Date of Degree
Curriculum and Instruction | Curriculum and Social Inquiry | Digital Humanities | Ethnic Studies | History of Science, Technology, and Medicine | Science and Mathematics Education
abolition science, curriculum studies, decolonial, podcast, STEM, transdisciplinary
In this dissertation, I use a critical transdisciplinary approach to examine how the coloniality of Western Science impacts science education teaching, learning, and research. Weaving together Black geographies, settler colonialism, and decolonial theory, I illustrate how the historical, symbiotic relationship between colonization and Western Science created a culture that continues to shape modern science practices and science education. The coloniality of Western Science was codified into science education, resulting in three approaches to teaching, learning and research—the assimilationist model, the capitalist model, and the imperialist model. Moving from theory to research, I collaborated with STEM educators over six weeks to explore how critical ethnic studies could disrupt the coloniality that undergirds science education. Through a collective and generative process, the group created a resource for educators to use in their practice. This project lays the groundwork for using critical ethnic studies in science educational settings and opens up new programmatic possibilities for educational researchers and science teacher education programs.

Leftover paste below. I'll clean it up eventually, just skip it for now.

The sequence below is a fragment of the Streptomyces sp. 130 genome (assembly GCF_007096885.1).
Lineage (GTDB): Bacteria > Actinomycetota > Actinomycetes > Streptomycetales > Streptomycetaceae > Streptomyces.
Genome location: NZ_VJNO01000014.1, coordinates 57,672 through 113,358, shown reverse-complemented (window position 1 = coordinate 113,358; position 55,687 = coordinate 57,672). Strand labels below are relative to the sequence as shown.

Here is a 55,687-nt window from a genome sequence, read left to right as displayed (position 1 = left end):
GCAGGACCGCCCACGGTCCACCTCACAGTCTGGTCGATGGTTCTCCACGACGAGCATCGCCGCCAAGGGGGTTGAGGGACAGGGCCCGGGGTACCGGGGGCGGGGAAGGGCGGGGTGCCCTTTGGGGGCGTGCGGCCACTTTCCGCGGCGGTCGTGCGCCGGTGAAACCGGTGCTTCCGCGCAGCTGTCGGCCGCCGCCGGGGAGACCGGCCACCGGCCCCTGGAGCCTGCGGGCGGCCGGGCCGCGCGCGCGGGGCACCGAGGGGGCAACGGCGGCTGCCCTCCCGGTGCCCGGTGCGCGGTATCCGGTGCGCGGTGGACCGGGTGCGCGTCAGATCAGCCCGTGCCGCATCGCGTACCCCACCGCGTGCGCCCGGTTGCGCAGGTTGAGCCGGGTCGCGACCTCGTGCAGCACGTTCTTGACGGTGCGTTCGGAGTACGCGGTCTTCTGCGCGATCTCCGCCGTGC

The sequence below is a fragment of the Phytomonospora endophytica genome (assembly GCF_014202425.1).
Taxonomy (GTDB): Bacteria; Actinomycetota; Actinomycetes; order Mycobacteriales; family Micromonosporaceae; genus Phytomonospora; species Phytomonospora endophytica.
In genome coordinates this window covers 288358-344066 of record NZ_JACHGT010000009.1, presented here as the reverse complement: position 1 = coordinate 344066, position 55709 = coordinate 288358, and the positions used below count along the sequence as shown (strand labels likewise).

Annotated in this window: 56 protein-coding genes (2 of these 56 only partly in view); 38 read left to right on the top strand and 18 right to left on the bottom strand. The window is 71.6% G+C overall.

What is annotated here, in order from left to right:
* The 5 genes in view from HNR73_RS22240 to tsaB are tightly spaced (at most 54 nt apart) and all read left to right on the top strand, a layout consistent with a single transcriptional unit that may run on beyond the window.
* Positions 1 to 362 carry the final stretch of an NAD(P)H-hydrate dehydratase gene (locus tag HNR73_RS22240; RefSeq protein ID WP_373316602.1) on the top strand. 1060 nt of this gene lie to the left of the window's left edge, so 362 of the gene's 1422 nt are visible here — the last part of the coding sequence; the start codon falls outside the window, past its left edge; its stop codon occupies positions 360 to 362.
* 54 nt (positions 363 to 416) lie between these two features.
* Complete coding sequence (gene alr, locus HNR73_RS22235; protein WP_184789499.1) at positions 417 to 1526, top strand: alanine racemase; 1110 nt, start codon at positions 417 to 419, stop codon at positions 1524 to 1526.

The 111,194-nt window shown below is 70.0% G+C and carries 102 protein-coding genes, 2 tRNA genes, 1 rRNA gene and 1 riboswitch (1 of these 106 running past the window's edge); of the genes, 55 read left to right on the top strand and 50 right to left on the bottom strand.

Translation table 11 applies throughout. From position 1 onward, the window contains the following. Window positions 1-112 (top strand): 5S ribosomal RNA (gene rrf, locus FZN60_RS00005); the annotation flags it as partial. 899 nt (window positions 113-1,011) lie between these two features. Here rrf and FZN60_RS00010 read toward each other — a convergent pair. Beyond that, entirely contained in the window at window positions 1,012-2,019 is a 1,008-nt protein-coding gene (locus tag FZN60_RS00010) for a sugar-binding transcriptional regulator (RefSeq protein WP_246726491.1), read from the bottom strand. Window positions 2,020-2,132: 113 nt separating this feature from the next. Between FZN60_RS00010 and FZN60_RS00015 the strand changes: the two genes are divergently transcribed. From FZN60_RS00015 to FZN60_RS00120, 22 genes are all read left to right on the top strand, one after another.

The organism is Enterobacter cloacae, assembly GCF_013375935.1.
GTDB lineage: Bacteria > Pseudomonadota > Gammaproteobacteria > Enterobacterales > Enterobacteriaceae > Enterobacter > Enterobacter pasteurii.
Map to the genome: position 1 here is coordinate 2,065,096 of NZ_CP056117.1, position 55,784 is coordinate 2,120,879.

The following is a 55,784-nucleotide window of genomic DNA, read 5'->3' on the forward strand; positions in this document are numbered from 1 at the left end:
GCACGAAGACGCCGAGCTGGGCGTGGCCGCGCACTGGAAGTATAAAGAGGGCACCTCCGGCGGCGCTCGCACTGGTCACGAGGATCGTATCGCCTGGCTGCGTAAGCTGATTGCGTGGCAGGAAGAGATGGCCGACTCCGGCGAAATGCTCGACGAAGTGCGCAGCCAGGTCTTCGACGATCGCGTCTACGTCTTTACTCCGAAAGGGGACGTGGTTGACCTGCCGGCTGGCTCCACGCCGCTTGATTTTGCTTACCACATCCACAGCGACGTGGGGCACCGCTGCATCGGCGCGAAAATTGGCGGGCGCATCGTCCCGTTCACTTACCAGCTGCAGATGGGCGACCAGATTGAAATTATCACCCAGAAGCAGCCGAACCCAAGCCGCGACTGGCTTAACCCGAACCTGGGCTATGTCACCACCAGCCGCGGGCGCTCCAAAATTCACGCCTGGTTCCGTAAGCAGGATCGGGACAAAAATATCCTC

Strong, LaToya M., "Coloniality, Western Science, and Critical Ethnic Studies in STEM Education" (2023). CUNY Academic Works.
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